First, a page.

The joy, the hope, the dreams and the excitement. Very few things in life beat the feeling of finding ‘the one’. Suddenly, everything seems possible, after all, you won’t be facing it alone. You’ve found a partner and the world has become an open road.
You’ve proposed and have talked about all the plans ahead of you. What photogenic scenes are best for your wedding reception, whom to invite to your wedding – definitely not your ex! What to name your baby. Should it be Chris? Maybe you will name them after your grandfather, and then have another one, to be named after the other grandfather. Equality. Even the year itself has given you a 20 20.
Have you talked about money? If you are like most couples planning to wed, chances are that you haven’t. The problem is, avoid this and you just might get an uninvited guest into your newly-formed union, bitter financial arguments.
Financial matters are one of the most leading causes of couples breaking up, from dating to married ones. How do you ensure your marriage is financial-argument-proof? By talking it out before tying the knot. It is not the most comfortable conversation, especially since at some point it will touch on worst-case scenarios, but trust us, it will be worth it in the end.
A good place to start is to ask yourselves, what are your financial goals as a couple? Some examples are; A stress-free retirement, wanting the best for your child that you can afford or even wanting to travel the world.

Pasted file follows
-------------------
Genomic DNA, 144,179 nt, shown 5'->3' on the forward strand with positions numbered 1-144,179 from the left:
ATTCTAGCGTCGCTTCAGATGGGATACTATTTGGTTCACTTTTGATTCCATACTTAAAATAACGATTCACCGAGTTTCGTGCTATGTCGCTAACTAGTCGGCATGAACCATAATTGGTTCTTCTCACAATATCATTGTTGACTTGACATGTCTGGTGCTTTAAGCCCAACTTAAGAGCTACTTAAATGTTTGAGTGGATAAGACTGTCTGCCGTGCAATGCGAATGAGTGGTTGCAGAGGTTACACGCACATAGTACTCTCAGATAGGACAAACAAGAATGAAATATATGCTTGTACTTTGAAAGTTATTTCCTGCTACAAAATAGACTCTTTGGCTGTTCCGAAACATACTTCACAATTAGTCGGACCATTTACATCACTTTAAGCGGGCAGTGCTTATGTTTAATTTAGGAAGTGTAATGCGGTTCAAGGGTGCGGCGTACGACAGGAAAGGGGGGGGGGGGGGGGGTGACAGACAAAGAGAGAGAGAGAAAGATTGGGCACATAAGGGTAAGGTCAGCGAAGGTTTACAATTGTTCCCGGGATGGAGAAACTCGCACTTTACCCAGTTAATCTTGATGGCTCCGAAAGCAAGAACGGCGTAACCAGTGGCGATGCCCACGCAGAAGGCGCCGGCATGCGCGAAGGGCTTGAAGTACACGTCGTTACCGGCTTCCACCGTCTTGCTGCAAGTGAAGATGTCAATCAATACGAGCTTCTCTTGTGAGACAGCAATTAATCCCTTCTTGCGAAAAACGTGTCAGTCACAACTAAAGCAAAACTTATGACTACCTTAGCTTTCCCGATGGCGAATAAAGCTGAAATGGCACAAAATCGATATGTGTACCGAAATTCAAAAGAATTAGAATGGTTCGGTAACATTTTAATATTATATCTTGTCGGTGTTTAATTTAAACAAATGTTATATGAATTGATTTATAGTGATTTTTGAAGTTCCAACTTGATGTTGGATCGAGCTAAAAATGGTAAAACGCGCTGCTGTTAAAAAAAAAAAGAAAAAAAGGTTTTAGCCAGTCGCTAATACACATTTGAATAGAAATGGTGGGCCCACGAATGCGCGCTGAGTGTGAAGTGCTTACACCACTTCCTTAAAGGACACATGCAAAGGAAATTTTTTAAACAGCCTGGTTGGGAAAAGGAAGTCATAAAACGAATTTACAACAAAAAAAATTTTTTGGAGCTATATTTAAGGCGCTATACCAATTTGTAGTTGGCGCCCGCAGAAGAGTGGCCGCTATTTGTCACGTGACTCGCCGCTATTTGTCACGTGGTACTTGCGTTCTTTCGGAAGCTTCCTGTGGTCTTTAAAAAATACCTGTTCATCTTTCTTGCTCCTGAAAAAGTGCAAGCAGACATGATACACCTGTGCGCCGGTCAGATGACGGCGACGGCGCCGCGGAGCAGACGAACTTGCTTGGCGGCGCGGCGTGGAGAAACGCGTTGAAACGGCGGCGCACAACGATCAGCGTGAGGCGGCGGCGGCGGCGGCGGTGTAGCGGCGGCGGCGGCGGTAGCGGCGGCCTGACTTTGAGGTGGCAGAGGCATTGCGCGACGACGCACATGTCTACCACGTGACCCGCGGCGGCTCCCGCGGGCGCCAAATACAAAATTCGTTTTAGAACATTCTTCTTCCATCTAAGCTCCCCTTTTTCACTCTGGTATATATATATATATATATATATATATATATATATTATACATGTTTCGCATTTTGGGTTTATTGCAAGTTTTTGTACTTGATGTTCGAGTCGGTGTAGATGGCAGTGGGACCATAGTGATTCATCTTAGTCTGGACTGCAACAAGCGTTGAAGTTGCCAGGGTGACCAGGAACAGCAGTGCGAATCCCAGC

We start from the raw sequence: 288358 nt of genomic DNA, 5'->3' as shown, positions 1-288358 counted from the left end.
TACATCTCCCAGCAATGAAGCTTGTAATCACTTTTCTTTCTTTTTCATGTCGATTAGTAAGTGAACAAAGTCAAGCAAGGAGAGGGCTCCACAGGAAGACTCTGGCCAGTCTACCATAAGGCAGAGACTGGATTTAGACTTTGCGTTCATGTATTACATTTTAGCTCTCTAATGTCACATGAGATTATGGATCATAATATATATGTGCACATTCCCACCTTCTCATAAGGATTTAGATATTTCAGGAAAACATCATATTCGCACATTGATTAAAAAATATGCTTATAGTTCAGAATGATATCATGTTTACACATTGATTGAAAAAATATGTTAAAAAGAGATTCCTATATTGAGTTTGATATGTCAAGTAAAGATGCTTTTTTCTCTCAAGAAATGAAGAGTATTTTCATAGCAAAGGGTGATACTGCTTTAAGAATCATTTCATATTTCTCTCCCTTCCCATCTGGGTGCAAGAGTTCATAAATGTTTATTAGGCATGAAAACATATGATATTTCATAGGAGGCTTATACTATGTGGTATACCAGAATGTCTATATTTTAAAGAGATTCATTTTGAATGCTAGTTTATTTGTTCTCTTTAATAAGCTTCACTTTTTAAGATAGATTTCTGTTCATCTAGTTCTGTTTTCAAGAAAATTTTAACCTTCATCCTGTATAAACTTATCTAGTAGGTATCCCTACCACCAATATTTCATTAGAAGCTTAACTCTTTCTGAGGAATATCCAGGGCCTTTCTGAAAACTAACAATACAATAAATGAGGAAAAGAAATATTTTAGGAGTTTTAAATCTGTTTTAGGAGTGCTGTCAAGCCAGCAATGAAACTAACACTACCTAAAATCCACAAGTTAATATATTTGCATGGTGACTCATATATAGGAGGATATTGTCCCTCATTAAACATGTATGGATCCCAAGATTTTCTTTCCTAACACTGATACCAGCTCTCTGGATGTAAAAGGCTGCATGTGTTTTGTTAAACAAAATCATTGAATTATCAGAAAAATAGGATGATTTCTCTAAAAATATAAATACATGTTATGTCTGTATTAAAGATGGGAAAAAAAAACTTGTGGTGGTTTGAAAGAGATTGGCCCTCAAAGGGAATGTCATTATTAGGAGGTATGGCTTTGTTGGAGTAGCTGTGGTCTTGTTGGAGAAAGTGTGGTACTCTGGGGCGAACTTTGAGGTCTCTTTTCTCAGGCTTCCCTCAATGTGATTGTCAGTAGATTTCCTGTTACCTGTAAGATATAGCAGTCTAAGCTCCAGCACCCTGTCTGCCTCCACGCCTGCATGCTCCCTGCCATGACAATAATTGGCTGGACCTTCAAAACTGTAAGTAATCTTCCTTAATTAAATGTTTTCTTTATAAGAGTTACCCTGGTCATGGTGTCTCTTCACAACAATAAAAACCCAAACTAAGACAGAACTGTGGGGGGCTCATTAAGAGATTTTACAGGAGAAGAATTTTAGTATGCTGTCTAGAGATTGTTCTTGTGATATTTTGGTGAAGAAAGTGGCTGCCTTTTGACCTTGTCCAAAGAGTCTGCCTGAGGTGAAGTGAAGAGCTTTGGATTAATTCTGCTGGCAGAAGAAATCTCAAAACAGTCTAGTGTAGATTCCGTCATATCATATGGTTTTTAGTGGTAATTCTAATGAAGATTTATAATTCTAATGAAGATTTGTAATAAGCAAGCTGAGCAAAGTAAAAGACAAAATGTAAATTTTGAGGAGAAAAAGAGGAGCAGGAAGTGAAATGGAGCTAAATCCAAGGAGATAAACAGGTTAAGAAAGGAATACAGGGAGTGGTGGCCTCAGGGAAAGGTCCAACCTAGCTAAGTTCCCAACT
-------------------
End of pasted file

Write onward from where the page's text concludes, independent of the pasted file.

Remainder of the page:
Regardless of what it is, all the above goals require financing. Align with your future partner on what matters to both of you. If each one of you feels too strongly about their own goal, find a middle ground that both of you can work with.
The last thing you want is either one of you pulling to the opposite direction like a tug-of-war. You are a team, remember that.
Your current financial situation
Before saying, “I do” amidst tears of joy and a dotting crowd of witnesses, take steps to figure out where you are financially. Both of you. What is your income and where from? Is it a regular income or prone to shifting due to circumstances, e.g a business or a commission-based salary?
Do any of you have debts and how big are they? Imagine getting married, settling down only for auctioneers to come sweep clean your new furniture due to an old debt that one of you had. Nobody wants that. Speaking of furniture, another assessment to make is figuring out what assets both of you have and how this can reduce future expenses. For example, if one of you has a full set of dining ware, there is no need to buy a new set when you get married. Money saved!
Attitudes towards money
Not everyone views money the same. Some people see it as a commodity that should be saved if you have some because you never know how tomorrow will be. Others see it as a fleeting thing that should be spent, kesho itajipanga (tomorrow will sort itself out).
Understanding each other’s attitude towards money can help you come up with a plan that can work for both and reduce conflict in future.
Who’s the boss
Well, not really. But each marriage needs a financial system. Will you leave one person to make all the decisions, or will there be shared responsibilities based on individual strengths? Will there be a joint responsibility between the two of you?
Whichever you decide, make sure that each half is happy with it.
While each topic might trigger more questions that need to be answered, the above four can form a basic and strong ground for your financial future as a couple, and potentially form a healthy financial culture that can be passed down the generations.